This project investigated a three-square-mile area in northeast Ottawa County, Oklahoma, centered on a well-known prehistoric quarry site (Peoria Quarry, 34OT13). Peoria Quarry is by far the largest and most intensively exploited extraction site in the project area. The survey work resulted in an important revision of the boundaries of Peoria Quarry located on an east-west trending ridge. The goal of the project was to locate and describe previously undocumented extraction sites and other related sites associated with the procurement and use of local chert resources. Fieldwork consisted of an intensive survey of the three-square-mile area followed by limited test excavations (two 1-x-1-m units) at a specialized lithic reduction site (34OT86) located near Peoria Quarry. The survey resulted in the documentation of 41 prehistoric sites (36 new and five previously recorded), all of which can be related to the extraction and/or processing of local chert resources.
MSU Field School at Horseshoe Fossil Spring - Jack Ray
The Center for Archaeological Research in cooperation with the Department of Sociology and Anthropology, Missouri State University (MSU) offered a three-week summer intersession field course in archaeology from May 21 to June 8, 2012. This 3-week session took place at the Horseshoe Fossil Spring site, located on a ridge in eastern Lawrence County, Missouri. The field course was taught by Jack H. Ray, Assistant Research Professor and Research Archaeologist at the Center for Archaeological Research. Sixteen students received training in archaeological field methods of survey, mapping, and excavation, and basic laboratory analysis. Students also learned how archaeologists preserve and interpret archaeological materials. Artifacts obtained during the excavations indicate that the site was occupied intermittently over a span of more than 8000 years, although the primary occupations occurred during the Middle Archaic (ca. 7000–5000 years before present), which coincided with a warm and dry climate called the Hypsithermal Interval.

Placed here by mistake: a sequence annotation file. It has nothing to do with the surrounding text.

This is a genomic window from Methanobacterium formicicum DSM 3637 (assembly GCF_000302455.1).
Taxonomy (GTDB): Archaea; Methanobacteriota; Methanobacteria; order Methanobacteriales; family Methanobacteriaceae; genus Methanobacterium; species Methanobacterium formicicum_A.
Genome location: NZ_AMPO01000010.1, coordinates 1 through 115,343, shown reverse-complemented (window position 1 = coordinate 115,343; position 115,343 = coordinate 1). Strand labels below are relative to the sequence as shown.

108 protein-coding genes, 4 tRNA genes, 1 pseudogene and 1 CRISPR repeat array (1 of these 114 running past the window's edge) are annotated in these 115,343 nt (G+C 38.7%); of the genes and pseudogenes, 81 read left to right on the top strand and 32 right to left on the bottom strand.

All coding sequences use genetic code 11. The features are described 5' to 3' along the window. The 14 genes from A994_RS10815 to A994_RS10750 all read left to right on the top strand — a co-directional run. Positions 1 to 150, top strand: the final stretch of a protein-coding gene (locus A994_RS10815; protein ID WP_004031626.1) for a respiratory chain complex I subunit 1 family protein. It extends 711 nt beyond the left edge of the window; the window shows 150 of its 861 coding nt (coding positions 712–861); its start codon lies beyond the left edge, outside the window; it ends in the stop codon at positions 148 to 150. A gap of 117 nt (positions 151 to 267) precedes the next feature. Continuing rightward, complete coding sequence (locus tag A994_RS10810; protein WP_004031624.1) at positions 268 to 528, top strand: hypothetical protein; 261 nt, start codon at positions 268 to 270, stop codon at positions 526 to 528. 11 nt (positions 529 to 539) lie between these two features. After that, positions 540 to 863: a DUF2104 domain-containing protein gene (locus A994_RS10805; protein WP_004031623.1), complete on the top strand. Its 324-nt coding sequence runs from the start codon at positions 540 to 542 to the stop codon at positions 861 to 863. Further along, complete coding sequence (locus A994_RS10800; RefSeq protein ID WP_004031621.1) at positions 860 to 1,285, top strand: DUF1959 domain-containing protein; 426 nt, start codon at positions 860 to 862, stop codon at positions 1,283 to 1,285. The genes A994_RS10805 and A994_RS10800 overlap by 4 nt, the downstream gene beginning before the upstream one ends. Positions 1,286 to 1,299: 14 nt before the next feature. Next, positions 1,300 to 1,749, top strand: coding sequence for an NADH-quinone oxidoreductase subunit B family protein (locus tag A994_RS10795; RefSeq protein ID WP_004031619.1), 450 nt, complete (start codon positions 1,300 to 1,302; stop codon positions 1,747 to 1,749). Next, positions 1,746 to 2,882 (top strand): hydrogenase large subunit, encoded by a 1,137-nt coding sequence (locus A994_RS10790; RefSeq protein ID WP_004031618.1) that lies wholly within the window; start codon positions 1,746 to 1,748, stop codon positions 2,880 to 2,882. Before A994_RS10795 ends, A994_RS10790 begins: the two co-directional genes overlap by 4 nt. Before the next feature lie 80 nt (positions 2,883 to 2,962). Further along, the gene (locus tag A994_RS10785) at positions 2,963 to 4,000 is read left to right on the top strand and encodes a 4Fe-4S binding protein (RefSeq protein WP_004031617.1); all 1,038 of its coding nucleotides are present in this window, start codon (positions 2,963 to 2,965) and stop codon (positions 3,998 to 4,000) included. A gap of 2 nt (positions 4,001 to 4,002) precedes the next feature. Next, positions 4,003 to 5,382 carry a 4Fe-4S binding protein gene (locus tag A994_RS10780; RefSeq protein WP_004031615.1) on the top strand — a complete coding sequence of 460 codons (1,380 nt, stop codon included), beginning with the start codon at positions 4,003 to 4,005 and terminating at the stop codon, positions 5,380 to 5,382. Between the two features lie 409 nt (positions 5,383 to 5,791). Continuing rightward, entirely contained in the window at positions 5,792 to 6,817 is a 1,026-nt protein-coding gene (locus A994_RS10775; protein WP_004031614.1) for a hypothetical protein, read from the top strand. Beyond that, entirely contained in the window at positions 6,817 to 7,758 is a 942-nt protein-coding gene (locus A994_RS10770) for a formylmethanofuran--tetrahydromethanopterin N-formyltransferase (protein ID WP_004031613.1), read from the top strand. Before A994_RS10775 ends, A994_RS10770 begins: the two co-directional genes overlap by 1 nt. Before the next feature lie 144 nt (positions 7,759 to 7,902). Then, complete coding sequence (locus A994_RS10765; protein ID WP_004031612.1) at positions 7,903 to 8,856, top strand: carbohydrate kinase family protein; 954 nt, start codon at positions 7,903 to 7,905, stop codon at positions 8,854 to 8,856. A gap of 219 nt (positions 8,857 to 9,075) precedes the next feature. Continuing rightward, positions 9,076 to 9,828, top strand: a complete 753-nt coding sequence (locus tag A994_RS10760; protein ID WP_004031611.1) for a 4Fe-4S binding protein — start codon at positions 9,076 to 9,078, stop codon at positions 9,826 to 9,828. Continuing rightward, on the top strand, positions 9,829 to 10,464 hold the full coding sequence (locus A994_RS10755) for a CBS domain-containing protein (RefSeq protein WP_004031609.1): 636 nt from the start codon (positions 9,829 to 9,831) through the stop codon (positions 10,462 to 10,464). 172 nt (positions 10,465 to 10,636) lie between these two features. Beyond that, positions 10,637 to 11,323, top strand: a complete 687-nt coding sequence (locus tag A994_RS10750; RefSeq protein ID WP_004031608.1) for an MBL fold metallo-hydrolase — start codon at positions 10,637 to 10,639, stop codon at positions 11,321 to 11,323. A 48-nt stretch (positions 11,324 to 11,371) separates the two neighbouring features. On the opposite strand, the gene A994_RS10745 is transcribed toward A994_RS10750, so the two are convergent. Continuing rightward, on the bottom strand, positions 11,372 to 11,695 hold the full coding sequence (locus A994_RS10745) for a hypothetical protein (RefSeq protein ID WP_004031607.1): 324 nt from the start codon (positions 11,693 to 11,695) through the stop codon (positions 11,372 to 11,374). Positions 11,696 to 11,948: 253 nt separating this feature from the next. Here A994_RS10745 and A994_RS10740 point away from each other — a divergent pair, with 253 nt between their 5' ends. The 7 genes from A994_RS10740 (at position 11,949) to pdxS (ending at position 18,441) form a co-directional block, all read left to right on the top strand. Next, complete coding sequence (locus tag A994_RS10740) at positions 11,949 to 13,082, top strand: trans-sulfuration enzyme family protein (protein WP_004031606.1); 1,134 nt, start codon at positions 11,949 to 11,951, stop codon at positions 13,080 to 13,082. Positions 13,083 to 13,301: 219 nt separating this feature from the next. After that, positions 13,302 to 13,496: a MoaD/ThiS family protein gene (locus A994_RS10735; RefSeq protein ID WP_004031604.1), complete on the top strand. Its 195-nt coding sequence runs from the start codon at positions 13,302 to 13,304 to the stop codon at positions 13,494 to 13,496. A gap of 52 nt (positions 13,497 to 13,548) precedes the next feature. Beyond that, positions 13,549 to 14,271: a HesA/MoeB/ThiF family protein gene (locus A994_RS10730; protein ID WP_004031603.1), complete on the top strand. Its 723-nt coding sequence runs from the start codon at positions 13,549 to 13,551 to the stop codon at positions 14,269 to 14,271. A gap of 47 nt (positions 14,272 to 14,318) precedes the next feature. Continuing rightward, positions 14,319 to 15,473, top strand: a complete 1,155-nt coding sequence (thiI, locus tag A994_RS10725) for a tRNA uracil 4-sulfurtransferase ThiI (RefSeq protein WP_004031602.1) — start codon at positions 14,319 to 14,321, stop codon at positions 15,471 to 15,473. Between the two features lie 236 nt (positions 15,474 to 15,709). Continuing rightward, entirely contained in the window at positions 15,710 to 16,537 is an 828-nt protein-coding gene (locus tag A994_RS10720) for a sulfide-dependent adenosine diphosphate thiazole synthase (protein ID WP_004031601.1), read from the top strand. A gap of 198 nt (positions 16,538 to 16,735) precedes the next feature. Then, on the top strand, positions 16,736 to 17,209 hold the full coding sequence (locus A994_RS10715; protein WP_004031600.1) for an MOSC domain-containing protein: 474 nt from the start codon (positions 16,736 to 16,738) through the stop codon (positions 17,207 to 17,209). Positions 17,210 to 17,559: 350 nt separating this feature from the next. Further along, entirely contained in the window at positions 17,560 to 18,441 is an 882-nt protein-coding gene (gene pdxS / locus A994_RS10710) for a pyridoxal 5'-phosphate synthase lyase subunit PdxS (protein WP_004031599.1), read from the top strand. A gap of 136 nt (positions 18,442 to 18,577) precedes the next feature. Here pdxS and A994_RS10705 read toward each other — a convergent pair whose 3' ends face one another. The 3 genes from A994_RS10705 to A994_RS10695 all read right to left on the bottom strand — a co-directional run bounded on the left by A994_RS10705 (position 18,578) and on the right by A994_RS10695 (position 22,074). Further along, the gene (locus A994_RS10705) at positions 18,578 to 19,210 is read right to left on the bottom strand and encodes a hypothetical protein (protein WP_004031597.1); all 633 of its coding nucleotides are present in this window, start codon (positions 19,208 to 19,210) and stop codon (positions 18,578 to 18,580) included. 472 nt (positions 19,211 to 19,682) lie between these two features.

Allen and Noknee Sites - Jack Ray
Data recovery (Phase III) investigations were conducted in the fall of 2007 by CAR/MSU at two sites located on the flank of the St. Francois Mountains in southern Madison County, Missouri. The work was conducted for the Missouri Department of Transportation because both sites were situated within the proposed construction corridor for the expansion of U.S. Route 67. Excavations at the Allen site (23MO1229) revealed a near single-component Late Archaic workshop focused on the reduction of a high-quality, fine-grained variety of rhyolite. Large flake blanks and initial-stage preforms roughed out at a nearby quarry (23MO1262) were transported to the Allen site for early- and middle-stage thinning and final reduction into Etley and Smith projectile points/knives. Excavations at the nearby Noknee site (23MO1203) revealed a temporary field camp that was occupied intermittently for more than 7500 years. A minimum of 10 separate prehistoric components are represented in the Noknee site assemblage.